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Pinot noir is a type of wine grape and a style of red wine that is typically light to medium-bodied, fruit-forward, and relatively low alcohol compared to other red wines. Originally from Burgundy, the pinot noir grape is notoriously hard to grow. Known as “red Burgundy” in France, the grapes are now grown under favorable conditions all over the world.
- Regions: Burgundy, California, Oregon, Australia, New Zealand, Chile
- Origin: Burgundy, France
- Sweetness: Medium dry
- Color: Bright red to dark red
- ABV: 13–15%
Pinot Noir vs. Merlot
Two classic and well-known red wines, both pinot noir and merlot show up on countless wine lists and get their own sections at the wine shop. While the two wines are both popular reds, there are some key differences. Merlot is bigger-bodied with bolder tannins and acidity. It’s also drier than pinot noir with a darker, bluish coloring. A cool-weather, balanced merlot can sometimes be swapped for a pinot noir and vice versa. Pair merlot with more assertively flavored foods as well as dark chocolate.
Taste and Flavor Profile
Pinot noir is a light to medium body, medium-dry red wine that is typically fruit-forward. When tasting, you’re greeted with an earthy, herbal, and spicy nose. Flavors of dark cherries, red currants, and berries are common, along with notes of mushroom and soil. You might taste hints of vanilla, spice, chocolate, tobacco, and oak. Pinot noir’s medium acidity and low to medium tannins make this an especially balanced red wine.
How to Taste Wine
Follow these steps when tasting wine to ensure you have the best experience:
- Look: Take a look at the wine, examining the color and the opacity through the glass. Pinot noir’s light color may trick you into thinking it will be light on flavor.
- Smell: Swirl your glass for at least 10 seconds and take a whiff. Stick your nose into the wine glass for a deep inhale, taking in your first impressions of the wine. What do you smell?
- Taste: Take a small sip and let it swirl around in your mouth. Note the acidity, sugar, tannins, and alcohol content when first tasting, then move on to specific tasting notes (berries, spice, wood) and finally the finish.
Grapes and Wine Regions
Pinot noir grapes come from the legendary Burgundy region of France. The red grapes can be used to make red, white, rosé, and sparkling wine, but are most commonly used to make a red wine of the same name. While many experts still consider the best pinot noirs to come from Burgundy, the grapes are grown in regions around the world, including Oregon, California, New Zealand, Australia, Chile, France, Spain, Germany, and Italy. The wine’s diverse geographical range means that you might also find it labeled as red Burgundy, pinot nero, Blauburgunder, or Spätburgunder.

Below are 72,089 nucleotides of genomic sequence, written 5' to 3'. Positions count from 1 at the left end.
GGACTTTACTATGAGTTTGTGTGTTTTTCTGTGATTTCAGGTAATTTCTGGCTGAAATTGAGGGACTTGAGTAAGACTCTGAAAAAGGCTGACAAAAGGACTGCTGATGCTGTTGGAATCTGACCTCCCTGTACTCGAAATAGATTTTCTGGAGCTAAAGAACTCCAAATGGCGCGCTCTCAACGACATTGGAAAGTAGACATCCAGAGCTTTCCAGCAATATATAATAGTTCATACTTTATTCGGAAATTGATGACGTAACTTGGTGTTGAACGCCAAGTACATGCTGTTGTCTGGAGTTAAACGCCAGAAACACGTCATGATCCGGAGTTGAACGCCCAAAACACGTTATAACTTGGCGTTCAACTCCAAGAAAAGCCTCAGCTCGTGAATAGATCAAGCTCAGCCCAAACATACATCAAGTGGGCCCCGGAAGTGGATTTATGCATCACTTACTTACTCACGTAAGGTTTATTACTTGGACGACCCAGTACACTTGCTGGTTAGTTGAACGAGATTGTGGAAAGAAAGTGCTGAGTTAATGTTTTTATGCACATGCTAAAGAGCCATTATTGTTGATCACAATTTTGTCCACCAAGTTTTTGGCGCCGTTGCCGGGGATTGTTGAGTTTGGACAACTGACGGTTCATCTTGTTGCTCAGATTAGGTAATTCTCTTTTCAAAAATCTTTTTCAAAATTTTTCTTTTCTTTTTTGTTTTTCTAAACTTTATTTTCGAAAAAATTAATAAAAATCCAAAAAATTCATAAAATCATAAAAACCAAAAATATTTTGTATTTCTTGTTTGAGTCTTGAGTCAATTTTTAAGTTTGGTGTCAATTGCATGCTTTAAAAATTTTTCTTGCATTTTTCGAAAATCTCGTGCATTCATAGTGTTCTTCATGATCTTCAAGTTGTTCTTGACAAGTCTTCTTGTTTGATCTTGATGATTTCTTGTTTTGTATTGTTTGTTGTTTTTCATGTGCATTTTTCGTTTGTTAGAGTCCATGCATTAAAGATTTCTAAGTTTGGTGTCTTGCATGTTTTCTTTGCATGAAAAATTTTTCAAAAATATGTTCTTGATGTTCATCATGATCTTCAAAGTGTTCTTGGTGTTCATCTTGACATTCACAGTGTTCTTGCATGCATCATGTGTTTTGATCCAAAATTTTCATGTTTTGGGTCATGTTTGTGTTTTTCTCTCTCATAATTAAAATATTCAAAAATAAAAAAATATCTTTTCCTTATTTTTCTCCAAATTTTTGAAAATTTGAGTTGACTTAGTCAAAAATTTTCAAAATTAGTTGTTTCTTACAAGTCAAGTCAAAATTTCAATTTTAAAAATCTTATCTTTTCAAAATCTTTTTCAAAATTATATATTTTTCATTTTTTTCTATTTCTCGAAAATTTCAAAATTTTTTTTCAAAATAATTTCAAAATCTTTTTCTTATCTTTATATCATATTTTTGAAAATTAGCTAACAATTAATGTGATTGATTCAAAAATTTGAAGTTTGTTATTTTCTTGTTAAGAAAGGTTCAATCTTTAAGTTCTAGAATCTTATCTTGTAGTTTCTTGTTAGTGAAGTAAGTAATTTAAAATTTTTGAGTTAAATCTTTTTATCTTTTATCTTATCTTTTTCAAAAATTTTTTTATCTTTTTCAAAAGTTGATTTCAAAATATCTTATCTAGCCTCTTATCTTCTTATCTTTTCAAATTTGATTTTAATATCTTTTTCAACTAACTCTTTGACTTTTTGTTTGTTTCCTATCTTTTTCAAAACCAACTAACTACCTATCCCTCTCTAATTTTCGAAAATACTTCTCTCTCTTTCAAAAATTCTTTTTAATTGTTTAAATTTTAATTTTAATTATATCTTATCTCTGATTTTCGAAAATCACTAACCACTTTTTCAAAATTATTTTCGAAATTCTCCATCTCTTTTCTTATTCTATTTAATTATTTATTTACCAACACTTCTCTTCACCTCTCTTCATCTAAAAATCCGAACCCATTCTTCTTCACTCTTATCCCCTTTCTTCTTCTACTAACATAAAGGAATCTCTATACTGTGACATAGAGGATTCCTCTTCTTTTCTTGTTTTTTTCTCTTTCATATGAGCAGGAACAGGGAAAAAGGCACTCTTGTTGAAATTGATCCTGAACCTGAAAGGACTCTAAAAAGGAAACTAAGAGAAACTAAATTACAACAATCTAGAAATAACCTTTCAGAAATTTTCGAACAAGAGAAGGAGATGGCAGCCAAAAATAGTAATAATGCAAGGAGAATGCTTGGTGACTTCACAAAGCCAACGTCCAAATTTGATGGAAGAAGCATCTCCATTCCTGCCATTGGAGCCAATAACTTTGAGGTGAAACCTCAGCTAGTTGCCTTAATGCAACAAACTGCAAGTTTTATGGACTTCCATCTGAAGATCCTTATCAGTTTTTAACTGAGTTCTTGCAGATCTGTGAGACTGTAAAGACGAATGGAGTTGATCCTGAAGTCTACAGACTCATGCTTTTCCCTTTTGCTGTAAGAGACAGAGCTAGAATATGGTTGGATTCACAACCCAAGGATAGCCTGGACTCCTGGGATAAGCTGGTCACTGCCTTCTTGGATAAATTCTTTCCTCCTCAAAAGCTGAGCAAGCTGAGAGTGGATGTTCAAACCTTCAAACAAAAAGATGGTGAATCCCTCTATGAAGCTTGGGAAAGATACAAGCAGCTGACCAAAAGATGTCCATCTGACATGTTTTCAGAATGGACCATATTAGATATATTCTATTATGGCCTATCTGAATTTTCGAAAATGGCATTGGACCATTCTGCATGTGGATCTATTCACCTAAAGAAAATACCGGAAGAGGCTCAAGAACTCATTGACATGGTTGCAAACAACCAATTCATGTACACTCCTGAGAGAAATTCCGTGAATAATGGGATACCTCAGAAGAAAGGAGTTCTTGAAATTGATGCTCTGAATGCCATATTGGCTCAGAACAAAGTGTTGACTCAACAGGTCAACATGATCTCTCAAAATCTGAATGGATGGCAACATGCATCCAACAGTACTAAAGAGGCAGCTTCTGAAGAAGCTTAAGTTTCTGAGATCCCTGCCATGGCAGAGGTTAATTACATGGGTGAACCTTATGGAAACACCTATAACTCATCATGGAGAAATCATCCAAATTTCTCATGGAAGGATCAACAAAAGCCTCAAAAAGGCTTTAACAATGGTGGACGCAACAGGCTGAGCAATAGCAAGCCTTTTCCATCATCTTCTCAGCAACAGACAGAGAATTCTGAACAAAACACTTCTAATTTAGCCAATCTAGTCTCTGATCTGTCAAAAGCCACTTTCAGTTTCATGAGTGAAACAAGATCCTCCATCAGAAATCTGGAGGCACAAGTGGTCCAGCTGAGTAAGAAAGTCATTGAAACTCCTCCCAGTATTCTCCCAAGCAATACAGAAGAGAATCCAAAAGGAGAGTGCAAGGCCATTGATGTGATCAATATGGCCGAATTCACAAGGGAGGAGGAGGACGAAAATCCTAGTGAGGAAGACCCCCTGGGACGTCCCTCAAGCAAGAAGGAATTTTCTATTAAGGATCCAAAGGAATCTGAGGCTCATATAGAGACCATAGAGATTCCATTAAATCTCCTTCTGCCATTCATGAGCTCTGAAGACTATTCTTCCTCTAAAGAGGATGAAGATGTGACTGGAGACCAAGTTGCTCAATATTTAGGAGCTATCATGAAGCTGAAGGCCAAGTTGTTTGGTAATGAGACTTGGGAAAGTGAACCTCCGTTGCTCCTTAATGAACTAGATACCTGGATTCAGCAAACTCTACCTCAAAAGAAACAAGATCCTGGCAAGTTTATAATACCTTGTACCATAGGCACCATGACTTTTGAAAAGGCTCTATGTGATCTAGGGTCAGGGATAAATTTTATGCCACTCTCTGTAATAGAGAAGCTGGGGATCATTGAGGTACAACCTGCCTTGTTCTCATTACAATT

Pinot noir may be the toughest grape to grow—it is a fickle grape that demands optimum growing conditions, preferring cool, coastal climates. Limestone-rich soils force the vines to push down into the ground for nutrients, creating better flavor in the grapes. Pinot noir has a summer growing season and is typically harvested in September depending on the vineyard location and intended style of wine.
The lighter-bodied, rich fruit character components of many pinots make it appealing to red and white wine drinkers. Thanks to its subtle tannins and balanced acidity, it is well-suited to pair with a wide variety of foods. Perfect pinot noir pairings include practically any meat, from grilled salmon to smoked turkey to braised short ribs, as well as mushrooms, eggplant, or lentil curry. It’s light enough not to overpower subtler dishes while still having enough backbone to accompany spiced items.
Serve pinot noir at cellar temperature (60 degrees Fahrenheit) in a red wine glass. The open bell will allow the aroma to fully open up when drinking.
Key Producers, Brands, and Buying Tips
Due to the stringent growing requirements for pinot noir, it is produced in much smaller quantities than other popular red wines, making it a bit pricier. That being said, pinot noirs are still easy to find in wine stores and even supermarkets at a range of prices. The quality of wine tends to be better if you’re willing to spend over $20. Look for long-standing vineyards from Burgundy, northern California, Oregon, and New Zealand. If you can’t find pinot noir, look for a smooth and balanced merlot.
- Joseph Drouhin
- Angeline Vineyards
- Domaine Jessiaume
- La Crema
- Jean-Charles Boisset
- Domaine Faiveley
- Castle Rock
- J Vineyards
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